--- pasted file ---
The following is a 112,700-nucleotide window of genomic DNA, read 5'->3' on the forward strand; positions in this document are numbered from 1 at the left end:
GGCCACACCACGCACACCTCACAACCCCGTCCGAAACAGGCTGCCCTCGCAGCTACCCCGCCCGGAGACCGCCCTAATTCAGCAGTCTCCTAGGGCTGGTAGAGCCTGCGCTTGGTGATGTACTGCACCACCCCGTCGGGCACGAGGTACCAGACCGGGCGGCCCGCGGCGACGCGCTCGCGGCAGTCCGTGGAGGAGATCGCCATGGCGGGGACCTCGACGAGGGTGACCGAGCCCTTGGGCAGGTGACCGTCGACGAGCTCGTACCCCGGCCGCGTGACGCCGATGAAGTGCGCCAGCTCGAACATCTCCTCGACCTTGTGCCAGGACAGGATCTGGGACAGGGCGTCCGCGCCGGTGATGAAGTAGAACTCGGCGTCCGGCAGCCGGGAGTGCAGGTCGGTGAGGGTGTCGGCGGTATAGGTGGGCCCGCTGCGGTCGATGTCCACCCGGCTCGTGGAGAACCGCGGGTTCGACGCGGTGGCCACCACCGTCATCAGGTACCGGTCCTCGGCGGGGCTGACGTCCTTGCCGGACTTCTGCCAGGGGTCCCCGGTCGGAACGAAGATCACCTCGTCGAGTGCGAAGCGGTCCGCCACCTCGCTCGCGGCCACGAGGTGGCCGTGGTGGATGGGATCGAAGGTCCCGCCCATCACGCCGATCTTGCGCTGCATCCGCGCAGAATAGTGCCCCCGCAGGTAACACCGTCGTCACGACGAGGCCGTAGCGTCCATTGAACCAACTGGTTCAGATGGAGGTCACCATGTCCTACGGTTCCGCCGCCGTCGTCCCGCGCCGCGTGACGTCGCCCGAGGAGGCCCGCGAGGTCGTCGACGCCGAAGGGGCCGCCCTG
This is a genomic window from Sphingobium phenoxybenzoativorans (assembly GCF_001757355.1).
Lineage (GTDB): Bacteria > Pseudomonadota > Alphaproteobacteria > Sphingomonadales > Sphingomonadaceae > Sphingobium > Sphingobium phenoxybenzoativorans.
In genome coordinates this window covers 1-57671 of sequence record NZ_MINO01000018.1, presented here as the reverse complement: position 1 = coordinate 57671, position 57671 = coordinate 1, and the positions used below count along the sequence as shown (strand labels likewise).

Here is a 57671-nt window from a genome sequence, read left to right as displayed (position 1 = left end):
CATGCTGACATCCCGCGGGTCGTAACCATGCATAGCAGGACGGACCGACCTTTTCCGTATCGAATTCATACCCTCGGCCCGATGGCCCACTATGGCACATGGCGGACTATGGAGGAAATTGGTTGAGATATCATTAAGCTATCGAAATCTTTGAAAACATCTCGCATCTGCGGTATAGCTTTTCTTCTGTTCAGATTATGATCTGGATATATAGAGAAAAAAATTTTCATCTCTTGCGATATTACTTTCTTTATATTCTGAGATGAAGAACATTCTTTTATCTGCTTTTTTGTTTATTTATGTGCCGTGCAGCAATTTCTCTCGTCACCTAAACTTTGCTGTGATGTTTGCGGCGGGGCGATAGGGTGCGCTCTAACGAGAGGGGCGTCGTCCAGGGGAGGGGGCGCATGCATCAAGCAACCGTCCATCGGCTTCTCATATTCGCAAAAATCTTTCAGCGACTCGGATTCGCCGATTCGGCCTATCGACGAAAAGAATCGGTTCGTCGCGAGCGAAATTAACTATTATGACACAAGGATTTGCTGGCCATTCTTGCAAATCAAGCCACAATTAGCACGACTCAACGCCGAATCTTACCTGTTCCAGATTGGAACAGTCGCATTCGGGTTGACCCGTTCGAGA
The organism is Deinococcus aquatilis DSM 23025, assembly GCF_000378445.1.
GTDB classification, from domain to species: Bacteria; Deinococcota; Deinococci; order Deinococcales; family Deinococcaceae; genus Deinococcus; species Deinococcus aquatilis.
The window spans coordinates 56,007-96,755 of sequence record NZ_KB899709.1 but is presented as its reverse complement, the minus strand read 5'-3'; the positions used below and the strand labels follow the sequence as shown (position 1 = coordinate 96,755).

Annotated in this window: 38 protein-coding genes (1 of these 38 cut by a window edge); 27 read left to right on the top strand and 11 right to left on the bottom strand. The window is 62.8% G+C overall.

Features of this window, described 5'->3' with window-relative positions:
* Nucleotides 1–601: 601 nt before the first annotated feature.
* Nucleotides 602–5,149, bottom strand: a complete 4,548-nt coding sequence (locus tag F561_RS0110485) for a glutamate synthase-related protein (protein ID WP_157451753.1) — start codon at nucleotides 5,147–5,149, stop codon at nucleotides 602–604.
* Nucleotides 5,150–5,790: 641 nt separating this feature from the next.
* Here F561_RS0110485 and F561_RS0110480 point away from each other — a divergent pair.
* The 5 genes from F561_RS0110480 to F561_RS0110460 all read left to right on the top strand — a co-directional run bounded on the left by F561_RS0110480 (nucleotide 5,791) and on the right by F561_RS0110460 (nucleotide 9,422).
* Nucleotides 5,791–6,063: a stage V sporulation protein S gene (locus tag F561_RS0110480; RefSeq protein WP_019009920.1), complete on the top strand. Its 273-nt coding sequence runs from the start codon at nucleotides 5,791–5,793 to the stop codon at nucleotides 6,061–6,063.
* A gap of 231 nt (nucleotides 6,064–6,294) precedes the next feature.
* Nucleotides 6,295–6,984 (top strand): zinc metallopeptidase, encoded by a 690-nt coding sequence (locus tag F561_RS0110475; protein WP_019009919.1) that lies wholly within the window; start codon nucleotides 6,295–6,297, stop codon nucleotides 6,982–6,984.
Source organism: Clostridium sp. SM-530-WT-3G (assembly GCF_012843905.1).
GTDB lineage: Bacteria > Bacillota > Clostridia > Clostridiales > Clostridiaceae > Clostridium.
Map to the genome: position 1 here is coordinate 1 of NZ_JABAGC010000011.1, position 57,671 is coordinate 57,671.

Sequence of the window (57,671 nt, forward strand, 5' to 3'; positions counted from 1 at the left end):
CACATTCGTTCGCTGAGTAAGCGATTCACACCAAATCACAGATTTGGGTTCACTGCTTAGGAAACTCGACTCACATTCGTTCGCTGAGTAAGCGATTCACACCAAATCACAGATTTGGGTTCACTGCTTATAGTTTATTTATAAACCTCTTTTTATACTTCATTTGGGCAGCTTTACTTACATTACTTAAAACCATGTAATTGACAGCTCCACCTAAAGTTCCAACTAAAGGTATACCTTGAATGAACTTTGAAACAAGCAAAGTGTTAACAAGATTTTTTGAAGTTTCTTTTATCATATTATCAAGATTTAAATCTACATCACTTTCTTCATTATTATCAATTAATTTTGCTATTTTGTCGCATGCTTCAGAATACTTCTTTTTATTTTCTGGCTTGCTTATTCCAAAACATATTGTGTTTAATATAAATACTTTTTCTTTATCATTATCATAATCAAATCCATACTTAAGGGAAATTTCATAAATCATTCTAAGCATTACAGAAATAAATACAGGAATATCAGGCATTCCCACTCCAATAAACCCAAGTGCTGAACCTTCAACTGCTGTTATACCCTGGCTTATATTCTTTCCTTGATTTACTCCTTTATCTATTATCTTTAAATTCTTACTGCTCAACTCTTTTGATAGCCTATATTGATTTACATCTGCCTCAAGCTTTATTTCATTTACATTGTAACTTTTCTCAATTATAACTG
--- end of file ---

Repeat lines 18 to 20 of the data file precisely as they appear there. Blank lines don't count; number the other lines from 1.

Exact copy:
* Nucleotides 5,791–6,063: a stage V sporulation protein S gene (locus tag F561_RS0110480; RefSeq protein WP_019009920.1), complete on the top strand. Its 273-nt coding sequence runs from the start codon at nucleotides 5,791–5,793 to the stop codon at nucleotides 6,061–6,063.
* A gap of 231 nt (nucleotides 6,064–6,294) precedes the next feature.
* Nucleotides 6,295–6,984 (top strand): zinc metallopeptidase, encoded by a 690-nt coding sequence (locus tag F561_RS0110475; protein WP_019009919.1) that lies wholly within the window; start codon nucleotides 6,295–6,297, stop codon nucleotides 6,982–6,984.